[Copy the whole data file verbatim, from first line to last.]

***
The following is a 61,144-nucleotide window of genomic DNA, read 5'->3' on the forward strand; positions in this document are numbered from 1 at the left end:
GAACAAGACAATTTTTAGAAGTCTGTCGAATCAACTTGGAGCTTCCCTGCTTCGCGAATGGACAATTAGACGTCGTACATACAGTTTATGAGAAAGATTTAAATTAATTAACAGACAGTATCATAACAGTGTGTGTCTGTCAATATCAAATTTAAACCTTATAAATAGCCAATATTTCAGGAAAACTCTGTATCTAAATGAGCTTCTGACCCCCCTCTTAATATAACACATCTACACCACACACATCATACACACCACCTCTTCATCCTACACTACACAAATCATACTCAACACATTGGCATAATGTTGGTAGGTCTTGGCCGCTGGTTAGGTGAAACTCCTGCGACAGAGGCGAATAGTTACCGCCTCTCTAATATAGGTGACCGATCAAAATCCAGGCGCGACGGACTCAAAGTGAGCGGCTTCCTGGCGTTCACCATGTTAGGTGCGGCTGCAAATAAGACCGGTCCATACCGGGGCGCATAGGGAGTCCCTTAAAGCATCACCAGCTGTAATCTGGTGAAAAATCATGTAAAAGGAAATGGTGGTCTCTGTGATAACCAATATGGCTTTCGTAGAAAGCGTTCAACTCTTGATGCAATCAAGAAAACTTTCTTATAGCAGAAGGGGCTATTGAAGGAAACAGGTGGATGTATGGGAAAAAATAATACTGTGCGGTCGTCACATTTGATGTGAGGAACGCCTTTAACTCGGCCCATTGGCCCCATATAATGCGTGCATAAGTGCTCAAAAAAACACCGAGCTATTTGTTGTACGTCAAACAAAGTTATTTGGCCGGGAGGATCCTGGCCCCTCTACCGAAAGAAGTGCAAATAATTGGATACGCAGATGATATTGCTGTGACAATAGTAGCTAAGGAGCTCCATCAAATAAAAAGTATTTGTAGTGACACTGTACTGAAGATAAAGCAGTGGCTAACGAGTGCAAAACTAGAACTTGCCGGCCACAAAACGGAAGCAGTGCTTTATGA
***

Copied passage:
The following is a 61,144-nucleotide window of genomic DNA, read 5'->3' on the forward strand; positions in this document are numbered from 1 at the left end:
GAACAAGACAATTTTTAGAAGTCTGTCGAATCAACTTGGAGCTTCCCTGCTTCGCGAATGGACAATTAGACGTCGTACATACAGTTTATGAGAAAGATTTAAATTAATTAACAGACAGTATCATAACAGTGTGTGTCTGTCAATATCAAATTTAAACCTTATAAATAGCCAATATTTCAGGAAAACTCTGTATCTAAATGAGCTTCTGACCCCCCTCTTAATATAACACATCTACACCACACACATCATACACACCACCTCTTCATCCTACACTACACAAATCATACTCAACACATTGGCATAATGTTGGTAGGTCTTGGCCGCTGGTTAGGTGAAACTCCTGCGACAGAGGCGAATAGTTACCGCCTCTCTAATATAGGTGACCGATCAAAATCCAGGCGCGACGGACTCAAAGTGAGCGGCTTCCTGGCGTTCACCATGTTAGGTGCGGCTGCAAATAAGACCGGTCCATACCGGGGCGCATAGGGAGTCCCTTAAAGCATCACCAGCTGTAATCTGGTGAAAAATCATGTAAAAGGAAATGGTGGTCTCTGTGATAACCAATATGGCTTTCGTAGAAAGCGTTCAACTCTTGATGCAATCAAGAAAACTTTCTTATAGCAGAAGGGGCTATTGAAGGAAACAGGTGGATGTATGGGAAAAAATAATACTGTGCGGTCGTCACATTTGATGTGAGGAACGCCTTTAACTCGGCCCATTGGCCCCATATAATGCGTGCATAAGTGCTCAAAAAAACACCGAGCTATTTGTTGTACGTCAAACAAAGTTATTTGGCCGGGAGGATCCTGGCCCCTCTACCGAAAGAAGTGCAAATAATTGGATACGCAGATGATATTGCTGTGACAATAGTAGCTAAGGAGCTCCATCAAATAAAAAGTATTTGTAGTGACACTGTACTGAAGATAAAGCAGTGGCTAACGAGTGCAAAACTAGAACTTGCCGGCCACAAAACGGAAGCAGTGCTTTATGA